Australian Bush Birds
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Laughing Turtle-dove  -  Streptopelia senegalensis
Laughing Turtle-dove
The Laughing Turtle-dove is an introduced species which has settled into south-western Australia, especially the wheatbelt
Laughing Turtle-dove
This species appears mainly tinted red from above.
map map The Laughing Turtle-dove or Laughing Dove - Streptopelia senegalensis - is reddish-fawn in colour with grey washed head and neck and a dark speckled deep-buff band across the lower throat. Shoulders and wings are blue-grey. Shading to white on the abdomen. Upper side of the tail is grey-brown grading to black with broad white tips on the outer feathers. Eye is brown; eye-ring grey with red edge. Bill is dark grey-brown. Legs and feet red-purple. 250 to 270 millimetres.

Male and female similar in appearance. Immature birds are dull brown and tawny grey, no collar. Eye light brown, bill dark grey. Feet pink-red with dark claws.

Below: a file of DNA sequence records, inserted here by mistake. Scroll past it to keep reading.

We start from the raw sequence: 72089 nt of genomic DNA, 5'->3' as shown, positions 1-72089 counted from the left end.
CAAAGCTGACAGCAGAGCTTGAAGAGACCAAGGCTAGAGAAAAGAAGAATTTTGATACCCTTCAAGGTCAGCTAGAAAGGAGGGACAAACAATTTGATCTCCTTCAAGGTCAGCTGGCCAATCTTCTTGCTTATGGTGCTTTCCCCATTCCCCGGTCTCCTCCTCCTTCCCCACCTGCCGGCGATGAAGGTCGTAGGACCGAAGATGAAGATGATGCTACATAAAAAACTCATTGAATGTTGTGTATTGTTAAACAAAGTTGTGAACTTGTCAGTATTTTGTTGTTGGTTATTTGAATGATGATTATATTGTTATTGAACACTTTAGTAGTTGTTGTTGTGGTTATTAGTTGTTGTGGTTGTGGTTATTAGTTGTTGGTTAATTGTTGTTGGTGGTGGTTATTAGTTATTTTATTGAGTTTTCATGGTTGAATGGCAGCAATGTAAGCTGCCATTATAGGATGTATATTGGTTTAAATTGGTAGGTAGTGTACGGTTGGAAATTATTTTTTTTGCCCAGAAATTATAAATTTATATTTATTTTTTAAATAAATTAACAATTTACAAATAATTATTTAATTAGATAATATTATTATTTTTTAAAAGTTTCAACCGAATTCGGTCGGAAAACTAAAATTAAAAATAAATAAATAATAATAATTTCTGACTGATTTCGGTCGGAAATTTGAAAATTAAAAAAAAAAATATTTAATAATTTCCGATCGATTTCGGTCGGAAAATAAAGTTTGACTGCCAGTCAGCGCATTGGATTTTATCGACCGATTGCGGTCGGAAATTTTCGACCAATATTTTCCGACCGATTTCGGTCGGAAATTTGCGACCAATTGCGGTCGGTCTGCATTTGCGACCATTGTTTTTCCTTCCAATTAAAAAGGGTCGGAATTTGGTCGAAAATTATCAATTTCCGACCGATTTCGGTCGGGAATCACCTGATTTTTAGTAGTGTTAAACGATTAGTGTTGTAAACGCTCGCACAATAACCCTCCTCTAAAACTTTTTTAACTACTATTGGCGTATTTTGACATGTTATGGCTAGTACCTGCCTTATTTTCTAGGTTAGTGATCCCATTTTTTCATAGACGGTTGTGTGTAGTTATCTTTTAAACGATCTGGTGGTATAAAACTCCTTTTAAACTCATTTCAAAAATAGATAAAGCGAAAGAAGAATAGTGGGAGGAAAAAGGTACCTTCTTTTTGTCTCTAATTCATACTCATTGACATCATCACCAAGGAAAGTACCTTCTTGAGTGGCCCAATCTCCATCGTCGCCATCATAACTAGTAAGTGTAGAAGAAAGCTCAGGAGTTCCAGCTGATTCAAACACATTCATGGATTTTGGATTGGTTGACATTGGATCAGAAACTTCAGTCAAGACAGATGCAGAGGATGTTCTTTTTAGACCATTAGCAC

Laughing Turtledove - page 2
Like the Spotted Turtle-dove (also introduced) Laughing Turtle-doves are grain-eaters feeding on the ground; they thrive on waste, particularly grains and protein pellets put out for domestic and zoo animals; as well as bread and garden seed.

Introduced to Australia in the Perth Zoological Gardens in 1898, it has become established in southwest Western Australia from Perth through the wheat belt to about Southern Cross, south to Albany and north to Shark Bay, with outlying populations in Kalgoorlie and Esperance. Inhabits urban areas, country town, parks, gardens, farms, rail yards and roadsides especially in the WA wheat belt. Follows spilled grain along roads and rail lines.

Breeds all year especially after rain, mostly September to March. The nest is a frail platform of fine sticks and twigs about 150 mm in diameter placed anywhere but usually in trees and bushes. Two eggs are laid; white, oval, about 29 by 23 mm. Incubated for 14 to 16 days by both parents. Young stay in the nest for 21 days.

Native range of this bird includes all of Africa, Arabia, India, Afghanistan as well as occurrences in the Middle East; there are nine races worldwide, one in Australia. The Australian birds appear to be descended from east Africa south of the Sahara.

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